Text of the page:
President rejects six mercy petitions

Rejection of pleas based on Home Ministry’s recommendation: official sources

Updated - November 16, 2021 11:35 pm IST

Published - July 20, 2014 11:41 pm IST - New Delhi:

Six death row convicts on Sunday had their mercy pleas rejected by the President. Among these persons is Surendra Koli, who was found guilty in the sensational Nithari serial rapes and killings.

Besides Koli’s, the President rejected the mercy petitions of sisters Renukabai and Seema (Maharashtra), Rajendra Pralhadrao Wasnik (Maharashtra), Jagdish (Madhya Pradesh) and Holiram Bordoloi (Assam), following the Home Ministry’s recommendation, official sources said.

The 42-year-old Koli, who killed and later hacked up children in the Nithari locality of Noida in Uttar Pradesh, was awarded death sentence by a lower court which was upheld by the Allahabad High Court and confirmed by the Supreme Court in February 2011.

Koli was found guilty of serial rapes and murders between 2005 and 2006 at the residence of his employer, businessman Moninder Singh Pandher, in Nithari. The remains of several missing children were found near the house.

Koli has been awarded death sentence in four of the 16 cases filed against him and others are still under trial.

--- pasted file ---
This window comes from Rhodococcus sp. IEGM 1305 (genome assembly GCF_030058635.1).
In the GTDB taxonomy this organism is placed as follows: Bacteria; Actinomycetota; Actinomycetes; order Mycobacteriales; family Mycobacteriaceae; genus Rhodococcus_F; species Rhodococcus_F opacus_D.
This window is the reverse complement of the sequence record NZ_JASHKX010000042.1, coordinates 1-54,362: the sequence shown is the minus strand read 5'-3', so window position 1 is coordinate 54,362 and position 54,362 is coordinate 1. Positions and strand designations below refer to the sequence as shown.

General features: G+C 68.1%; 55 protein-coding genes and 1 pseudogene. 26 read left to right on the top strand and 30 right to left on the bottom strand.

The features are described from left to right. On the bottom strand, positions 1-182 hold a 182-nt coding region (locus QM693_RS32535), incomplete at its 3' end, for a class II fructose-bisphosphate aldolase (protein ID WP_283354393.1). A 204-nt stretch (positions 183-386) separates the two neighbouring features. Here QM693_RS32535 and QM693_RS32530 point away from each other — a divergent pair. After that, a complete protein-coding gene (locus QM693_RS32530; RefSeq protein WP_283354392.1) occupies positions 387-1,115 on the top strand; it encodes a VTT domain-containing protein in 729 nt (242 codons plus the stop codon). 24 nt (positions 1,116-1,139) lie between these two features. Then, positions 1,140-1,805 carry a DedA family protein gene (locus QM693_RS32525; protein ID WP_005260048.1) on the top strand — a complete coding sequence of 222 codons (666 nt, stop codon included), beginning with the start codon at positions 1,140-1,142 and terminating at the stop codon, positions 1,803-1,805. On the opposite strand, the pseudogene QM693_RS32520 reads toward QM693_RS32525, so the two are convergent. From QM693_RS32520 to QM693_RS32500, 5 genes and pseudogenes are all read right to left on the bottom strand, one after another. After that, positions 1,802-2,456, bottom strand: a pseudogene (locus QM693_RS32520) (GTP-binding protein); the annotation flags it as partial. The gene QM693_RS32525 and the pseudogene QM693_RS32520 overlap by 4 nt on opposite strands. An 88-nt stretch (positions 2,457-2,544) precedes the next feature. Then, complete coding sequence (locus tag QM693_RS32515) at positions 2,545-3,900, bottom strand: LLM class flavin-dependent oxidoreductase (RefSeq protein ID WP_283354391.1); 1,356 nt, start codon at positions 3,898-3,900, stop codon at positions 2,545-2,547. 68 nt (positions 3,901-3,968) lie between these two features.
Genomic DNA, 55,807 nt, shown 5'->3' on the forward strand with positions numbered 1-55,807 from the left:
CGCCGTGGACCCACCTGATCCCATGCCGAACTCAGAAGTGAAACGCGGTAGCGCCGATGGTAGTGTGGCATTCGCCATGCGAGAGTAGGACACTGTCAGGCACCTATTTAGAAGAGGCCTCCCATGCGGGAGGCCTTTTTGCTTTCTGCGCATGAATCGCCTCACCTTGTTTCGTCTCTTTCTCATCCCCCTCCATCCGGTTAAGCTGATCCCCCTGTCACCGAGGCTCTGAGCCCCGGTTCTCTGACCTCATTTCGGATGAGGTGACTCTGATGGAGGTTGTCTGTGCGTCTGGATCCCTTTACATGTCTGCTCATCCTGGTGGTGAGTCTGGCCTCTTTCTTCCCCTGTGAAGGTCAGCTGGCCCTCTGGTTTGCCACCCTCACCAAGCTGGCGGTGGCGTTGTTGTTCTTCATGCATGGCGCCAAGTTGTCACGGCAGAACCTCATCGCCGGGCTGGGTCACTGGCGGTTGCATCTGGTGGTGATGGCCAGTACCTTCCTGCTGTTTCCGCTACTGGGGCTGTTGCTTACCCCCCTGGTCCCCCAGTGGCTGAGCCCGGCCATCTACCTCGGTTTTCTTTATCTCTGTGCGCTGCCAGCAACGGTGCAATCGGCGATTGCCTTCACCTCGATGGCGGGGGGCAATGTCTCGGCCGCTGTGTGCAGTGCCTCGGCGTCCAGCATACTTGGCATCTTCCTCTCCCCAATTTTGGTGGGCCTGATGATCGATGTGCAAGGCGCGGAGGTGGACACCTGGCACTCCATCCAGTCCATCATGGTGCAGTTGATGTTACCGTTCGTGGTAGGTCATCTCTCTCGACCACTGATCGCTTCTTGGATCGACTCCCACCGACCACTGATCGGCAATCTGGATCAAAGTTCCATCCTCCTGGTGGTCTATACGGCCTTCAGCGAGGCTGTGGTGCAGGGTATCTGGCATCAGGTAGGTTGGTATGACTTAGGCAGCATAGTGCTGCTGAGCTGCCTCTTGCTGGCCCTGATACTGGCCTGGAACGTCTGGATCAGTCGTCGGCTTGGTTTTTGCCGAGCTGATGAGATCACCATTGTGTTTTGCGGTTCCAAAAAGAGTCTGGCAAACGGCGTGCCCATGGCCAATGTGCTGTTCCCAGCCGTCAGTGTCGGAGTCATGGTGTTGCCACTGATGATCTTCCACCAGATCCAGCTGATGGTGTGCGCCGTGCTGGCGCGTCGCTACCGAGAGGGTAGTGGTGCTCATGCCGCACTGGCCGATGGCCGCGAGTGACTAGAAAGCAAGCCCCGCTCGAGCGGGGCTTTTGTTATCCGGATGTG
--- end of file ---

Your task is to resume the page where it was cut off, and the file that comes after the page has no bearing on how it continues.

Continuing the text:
The Supreme Court had confirmed the death penalty on Renukabai and Seema in August 2006. The two sisters had, along with their mother and another accomplice Kiran Shinde, kidnapped 13 children between 1990 to 1996 and killed nine of them. However, the prosecution could prove only five murders.

The case against the mother had to be abated after she died in 1997, while Shinde turned an approver in the case.

In January, the Supreme Court had ruled that “inordinate and inexplicable” delays in hanging were grounds for commuting a convict’s death penalty and had spared 15 death row convicts from execution.

In Wasnik’s case, the death sentence was awarded in October 2012 for the sexual abuse and murder of a girl in Maharashtra’s Asra village.

Jagdish was convicted for murdering his wife and five children (four daughters and a son, aged between one and 16 years). He sought that he was of unsound mind and that his death sentence be commuted to life.

Bordoloi’s death sentence was upheld by the Supreme Court in 2005. He had carried out the execution of three family members in broad daylight.

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